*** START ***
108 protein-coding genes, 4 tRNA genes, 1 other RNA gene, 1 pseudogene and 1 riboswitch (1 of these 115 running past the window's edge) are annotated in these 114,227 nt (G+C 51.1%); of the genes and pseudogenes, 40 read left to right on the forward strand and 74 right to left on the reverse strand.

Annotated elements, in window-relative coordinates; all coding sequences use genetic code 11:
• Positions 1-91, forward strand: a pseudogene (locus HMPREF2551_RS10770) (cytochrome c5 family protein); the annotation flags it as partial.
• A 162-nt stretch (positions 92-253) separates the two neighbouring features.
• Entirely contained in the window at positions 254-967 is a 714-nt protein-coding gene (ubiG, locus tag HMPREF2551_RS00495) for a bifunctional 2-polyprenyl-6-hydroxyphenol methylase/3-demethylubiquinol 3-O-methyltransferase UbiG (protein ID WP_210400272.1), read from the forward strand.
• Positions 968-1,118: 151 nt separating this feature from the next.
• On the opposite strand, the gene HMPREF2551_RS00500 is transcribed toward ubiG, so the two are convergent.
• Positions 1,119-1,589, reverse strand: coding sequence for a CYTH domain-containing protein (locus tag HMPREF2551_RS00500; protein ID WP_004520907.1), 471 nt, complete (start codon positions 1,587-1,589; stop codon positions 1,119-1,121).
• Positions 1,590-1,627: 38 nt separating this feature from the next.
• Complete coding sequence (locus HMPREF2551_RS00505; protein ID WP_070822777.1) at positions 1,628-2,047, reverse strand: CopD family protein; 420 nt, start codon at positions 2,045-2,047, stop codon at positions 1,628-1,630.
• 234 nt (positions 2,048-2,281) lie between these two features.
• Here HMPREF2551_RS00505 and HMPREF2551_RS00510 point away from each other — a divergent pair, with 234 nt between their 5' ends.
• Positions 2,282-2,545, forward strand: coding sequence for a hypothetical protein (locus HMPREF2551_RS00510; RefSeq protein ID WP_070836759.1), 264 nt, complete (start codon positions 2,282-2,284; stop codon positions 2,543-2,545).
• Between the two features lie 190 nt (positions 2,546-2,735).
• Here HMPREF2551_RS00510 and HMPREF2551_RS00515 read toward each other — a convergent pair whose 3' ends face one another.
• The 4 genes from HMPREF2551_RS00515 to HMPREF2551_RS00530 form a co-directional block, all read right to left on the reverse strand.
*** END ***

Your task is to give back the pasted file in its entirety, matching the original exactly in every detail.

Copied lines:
108 protein-coding genes, 4 tRNA genes, 1 other RNA gene, 1 pseudogene and 1 riboswitch (1 of these 115 running past the window's edge) are annotated in these 114,227 nt (G+C 51.1%); of the genes and pseudogenes, 40 read left to right on the forward strand and 74 right to left on the reverse strand.

Annotated elements, in window-relative coordinates; all coding sequences use genetic code 11:
• Positions 1-91, forward strand: a pseudogene (locus HMPREF2551_RS10770) (cytochrome c5 family protein); the annotation flags it as partial.
• A 162-nt stretch (positions 92-253) separates the two neighbouring features.
• Entirely contained in the window at positions 254-967 is a 714-nt protein-coding gene (ubiG, locus tag HMPREF2551_RS00495) for a bifunctional 2-polyprenyl-6-hydroxyphenol methylase/3-demethylubiquinol 3-O-methyltransferase UbiG (protein ID WP_210400272.1), read from the forward strand.
• Positions 968-1,118: 151 nt separating this feature from the next.
• On the opposite strand, the gene HMPREF2551_RS00500 is transcribed toward ubiG, so the two are convergent.
• Positions 1,119-1,589, reverse strand: coding sequence for a CYTH domain-containing protein (locus tag HMPREF2551_RS00500; protein ID WP_004520907.1), 471 nt, complete (start codon positions 1,587-1,589; stop codon positions 1,119-1,121).
• Positions 1,590-1,627: 38 nt separating this feature from the next.
• Complete coding sequence (locus HMPREF2551_RS00505; protein ID WP_070822777.1) at positions 1,628-2,047, reverse strand: CopD family protein; 420 nt, start codon at positions 2,045-2,047, stop codon at positions 1,628-1,630.
• 234 nt (positions 2,048-2,281) lie between these two features.
• Here HMPREF2551_RS00505 and HMPREF2551_RS00510 point away from each other — a divergent pair, with 234 nt between their 5' ends.
• Positions 2,282-2,545, forward strand: coding sequence for a hypothetical protein (locus HMPREF2551_RS00510; RefSeq protein ID WP_070836759.1), 264 nt, complete (start codon positions 2,282-2,284; stop codon positions 2,543-2,545).
• Between the two features lie 190 nt (positions 2,546-2,735).
• Here HMPREF2551_RS00510 and HMPREF2551_RS00515 read toward each other — a convergent pair whose 3' ends face one another.
• The 4 genes from HMPREF2551_RS00515 to HMPREF2551_RS00530 form a co-directional block, all read right to left on the reverse strand.